HOA liability with nannyshare

We have an on-the-books nanny share and live in a condo building (we are renters). A meddling neighbor has suggested that this poses liability to the HOA in case of a slip and fall or similar. The HOA doesn't allow businesses in the building, and knowing that a household employee situation could technically be considered a business enterprise, I'm worried she's going to try to force us to find an alternate childcare situation. (We are doing a nanny share instead of daycare for covid safety, and meanwhile everyone else in the building is working from home, so it seems quite unfair to target us. There haven't been any complaints or issues with the nanny share being in our apartment.) Anyone have any experience with hosting a nanny share in a condo building or insight into liability to the HOA from a nanny share? Ideally I could tell her that something pre-existing indemnifies the HOA so she won't try to torpedo this setup or call our landlord and try to get us kicked out. Thanks in advance for any advice!

(Moderator Note: Here's a similar question from 2018: https://www.berkeleyparentsnetwork.org/questions/nanny-share-regulations)

Parent Replies

New responses are no longer being accepted.

RE: HOA liability with nannyshare ()

A nannyshare is an employer/employee relationship in the same way that many other household workers are--and I'm guessing there are others in the building who use housecleaners or other household workers. That said, you should definitely have workers' comp for a nannyshare (in a condo or in any other setting). Call your insurer for your renters' policy and see if they offer it; if not, they can likely refer you for a freestanding policy. That would become the primary policy for any injury on the job, which should hopefully put the neighbor's mind at peace.

RE: HOA liability with nannyshare ()

I am so weary of meddling neighbors, sigh.  I am 100% positive that there is nothing in your lease that prevents you from paying someone to perform a service in your rented home.  Otherwise, renters would be prohibited from hiring babysitters, housecleaners, dog walkers, housesitters, home health workers, etc... which would be completely ridiculous!  If the HOA doesn't allow businesses in the building, that presumably refers to people running their OWN business out of their unit, not hiring someone else to perform a service.  That being said, if you want to protect yourself from a slip and fall lawsuit, or even just to appease your neighbor, you could purchase renters insurance with liability coverage.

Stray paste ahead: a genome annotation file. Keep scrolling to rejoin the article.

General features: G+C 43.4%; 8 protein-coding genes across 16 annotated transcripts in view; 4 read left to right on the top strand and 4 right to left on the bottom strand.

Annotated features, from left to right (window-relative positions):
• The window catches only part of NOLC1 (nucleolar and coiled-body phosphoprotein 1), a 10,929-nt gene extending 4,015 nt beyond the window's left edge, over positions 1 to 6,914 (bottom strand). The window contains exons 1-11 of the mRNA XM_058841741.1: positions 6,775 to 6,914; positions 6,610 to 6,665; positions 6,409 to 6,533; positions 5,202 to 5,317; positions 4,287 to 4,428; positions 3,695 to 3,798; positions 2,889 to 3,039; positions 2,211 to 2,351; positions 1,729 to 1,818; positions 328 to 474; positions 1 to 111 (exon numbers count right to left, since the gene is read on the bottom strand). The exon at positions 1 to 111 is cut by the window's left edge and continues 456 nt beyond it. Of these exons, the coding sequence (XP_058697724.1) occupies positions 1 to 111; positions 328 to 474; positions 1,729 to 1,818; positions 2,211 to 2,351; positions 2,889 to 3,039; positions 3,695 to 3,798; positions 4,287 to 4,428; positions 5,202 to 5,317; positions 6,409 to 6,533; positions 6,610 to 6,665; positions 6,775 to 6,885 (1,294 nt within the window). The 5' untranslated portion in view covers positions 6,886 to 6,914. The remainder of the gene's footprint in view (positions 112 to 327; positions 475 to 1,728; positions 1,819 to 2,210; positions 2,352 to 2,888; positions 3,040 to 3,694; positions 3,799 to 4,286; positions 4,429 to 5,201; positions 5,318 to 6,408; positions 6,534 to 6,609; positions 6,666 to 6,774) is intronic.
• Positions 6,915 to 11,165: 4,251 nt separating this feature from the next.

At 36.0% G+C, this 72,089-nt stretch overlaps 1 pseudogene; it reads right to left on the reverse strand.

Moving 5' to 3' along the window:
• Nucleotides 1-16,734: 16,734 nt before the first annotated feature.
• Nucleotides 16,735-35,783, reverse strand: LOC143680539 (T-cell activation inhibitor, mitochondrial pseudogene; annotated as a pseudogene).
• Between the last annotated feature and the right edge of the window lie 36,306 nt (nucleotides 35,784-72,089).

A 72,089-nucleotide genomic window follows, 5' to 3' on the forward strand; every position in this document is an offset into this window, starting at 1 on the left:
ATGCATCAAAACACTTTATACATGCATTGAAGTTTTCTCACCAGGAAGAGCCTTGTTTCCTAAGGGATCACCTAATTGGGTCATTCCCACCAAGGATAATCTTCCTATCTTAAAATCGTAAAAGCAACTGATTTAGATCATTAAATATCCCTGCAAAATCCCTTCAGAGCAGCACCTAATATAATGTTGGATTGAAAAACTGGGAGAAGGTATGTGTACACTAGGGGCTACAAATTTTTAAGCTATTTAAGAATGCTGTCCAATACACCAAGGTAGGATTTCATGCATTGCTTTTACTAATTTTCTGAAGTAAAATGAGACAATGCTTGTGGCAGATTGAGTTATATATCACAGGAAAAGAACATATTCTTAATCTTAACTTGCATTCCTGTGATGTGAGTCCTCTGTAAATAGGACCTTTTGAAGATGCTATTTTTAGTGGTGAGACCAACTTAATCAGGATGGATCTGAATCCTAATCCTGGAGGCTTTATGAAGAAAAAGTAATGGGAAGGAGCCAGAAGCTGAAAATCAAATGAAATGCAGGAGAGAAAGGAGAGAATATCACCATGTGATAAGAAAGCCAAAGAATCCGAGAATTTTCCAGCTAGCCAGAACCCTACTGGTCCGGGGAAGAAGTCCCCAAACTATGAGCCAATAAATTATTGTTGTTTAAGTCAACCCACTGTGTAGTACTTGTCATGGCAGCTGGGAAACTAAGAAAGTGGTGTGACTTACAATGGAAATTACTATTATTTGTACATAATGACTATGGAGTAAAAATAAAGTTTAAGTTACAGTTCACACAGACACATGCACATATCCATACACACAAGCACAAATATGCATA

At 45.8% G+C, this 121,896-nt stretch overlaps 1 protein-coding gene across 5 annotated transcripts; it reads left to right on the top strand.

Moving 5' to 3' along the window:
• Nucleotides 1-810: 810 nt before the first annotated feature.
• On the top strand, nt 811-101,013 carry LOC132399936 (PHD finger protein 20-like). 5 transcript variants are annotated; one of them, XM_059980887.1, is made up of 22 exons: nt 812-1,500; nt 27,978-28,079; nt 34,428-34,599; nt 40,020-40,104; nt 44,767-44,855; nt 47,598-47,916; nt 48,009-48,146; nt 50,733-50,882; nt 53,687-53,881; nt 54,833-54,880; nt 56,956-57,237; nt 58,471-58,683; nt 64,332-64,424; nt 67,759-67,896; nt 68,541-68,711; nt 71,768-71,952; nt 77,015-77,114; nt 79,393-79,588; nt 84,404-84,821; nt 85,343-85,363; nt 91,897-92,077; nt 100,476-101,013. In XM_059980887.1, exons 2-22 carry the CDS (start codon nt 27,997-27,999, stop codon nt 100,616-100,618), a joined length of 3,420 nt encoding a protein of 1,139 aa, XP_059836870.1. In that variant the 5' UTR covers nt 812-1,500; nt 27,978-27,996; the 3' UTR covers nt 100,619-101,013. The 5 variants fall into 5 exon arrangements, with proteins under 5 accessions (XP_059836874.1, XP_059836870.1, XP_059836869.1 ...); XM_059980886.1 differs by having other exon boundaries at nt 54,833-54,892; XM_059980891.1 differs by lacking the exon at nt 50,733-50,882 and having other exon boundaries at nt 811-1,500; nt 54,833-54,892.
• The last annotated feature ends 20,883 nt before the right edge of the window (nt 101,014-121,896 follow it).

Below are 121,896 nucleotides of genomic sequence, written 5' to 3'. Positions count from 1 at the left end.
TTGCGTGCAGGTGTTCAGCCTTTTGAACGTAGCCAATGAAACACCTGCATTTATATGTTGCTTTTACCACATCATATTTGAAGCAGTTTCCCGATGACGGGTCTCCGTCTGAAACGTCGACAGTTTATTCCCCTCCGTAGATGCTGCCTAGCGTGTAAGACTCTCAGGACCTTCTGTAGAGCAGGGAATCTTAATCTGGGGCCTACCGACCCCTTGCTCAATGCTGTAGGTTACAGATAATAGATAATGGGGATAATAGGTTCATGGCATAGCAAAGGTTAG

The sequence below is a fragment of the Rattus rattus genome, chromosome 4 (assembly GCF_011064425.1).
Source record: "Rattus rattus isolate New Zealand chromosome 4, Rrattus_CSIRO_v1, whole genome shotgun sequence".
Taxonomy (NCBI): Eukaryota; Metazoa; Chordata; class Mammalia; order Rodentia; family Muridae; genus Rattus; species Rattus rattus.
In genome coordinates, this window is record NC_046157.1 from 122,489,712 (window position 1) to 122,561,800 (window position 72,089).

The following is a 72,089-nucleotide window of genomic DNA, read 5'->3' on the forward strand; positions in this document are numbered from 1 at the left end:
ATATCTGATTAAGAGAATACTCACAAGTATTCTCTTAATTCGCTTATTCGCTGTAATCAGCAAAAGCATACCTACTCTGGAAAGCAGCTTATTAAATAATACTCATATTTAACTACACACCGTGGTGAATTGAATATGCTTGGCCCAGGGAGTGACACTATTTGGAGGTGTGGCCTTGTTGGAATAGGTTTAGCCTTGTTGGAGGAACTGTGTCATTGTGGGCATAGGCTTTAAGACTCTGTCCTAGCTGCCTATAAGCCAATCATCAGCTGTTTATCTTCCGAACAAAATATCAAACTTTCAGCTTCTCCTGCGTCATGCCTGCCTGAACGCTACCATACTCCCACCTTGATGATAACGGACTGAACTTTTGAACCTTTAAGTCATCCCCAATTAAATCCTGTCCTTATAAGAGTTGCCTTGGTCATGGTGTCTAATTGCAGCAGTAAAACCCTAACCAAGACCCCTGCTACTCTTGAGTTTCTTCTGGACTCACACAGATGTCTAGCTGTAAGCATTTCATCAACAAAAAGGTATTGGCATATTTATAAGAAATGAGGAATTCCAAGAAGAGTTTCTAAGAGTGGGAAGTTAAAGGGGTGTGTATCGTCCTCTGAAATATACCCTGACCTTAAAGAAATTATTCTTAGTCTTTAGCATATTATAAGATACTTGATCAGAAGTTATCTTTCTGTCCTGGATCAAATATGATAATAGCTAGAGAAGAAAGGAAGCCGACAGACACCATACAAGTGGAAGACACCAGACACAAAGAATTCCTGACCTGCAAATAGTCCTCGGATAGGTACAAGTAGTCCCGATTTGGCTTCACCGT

RE: HOA liability with nannyshare ()

Agree 100% with the post below. It is NOT a business run out of the condo. You are the employer, the nanny is the employee, or independent contractor. Perhaps the nanny has a business, but she is not running her business out of your condo unless she has a nursery school. i wonder if people working from home have enough to do. Good luck.

RE: HOA liability with nannyshare ()

I just wanted to say that I'm sorry you're dealing with this. It's absurd that at this point in the pandemic people do not have appropriate empathy for the challenges parents face. What are you supposed to do—quit your job so you can watch your kid all day? Somehow I don't think this neighbor would prefer that alternative (and the collateral damage it would likely cause). Good luck.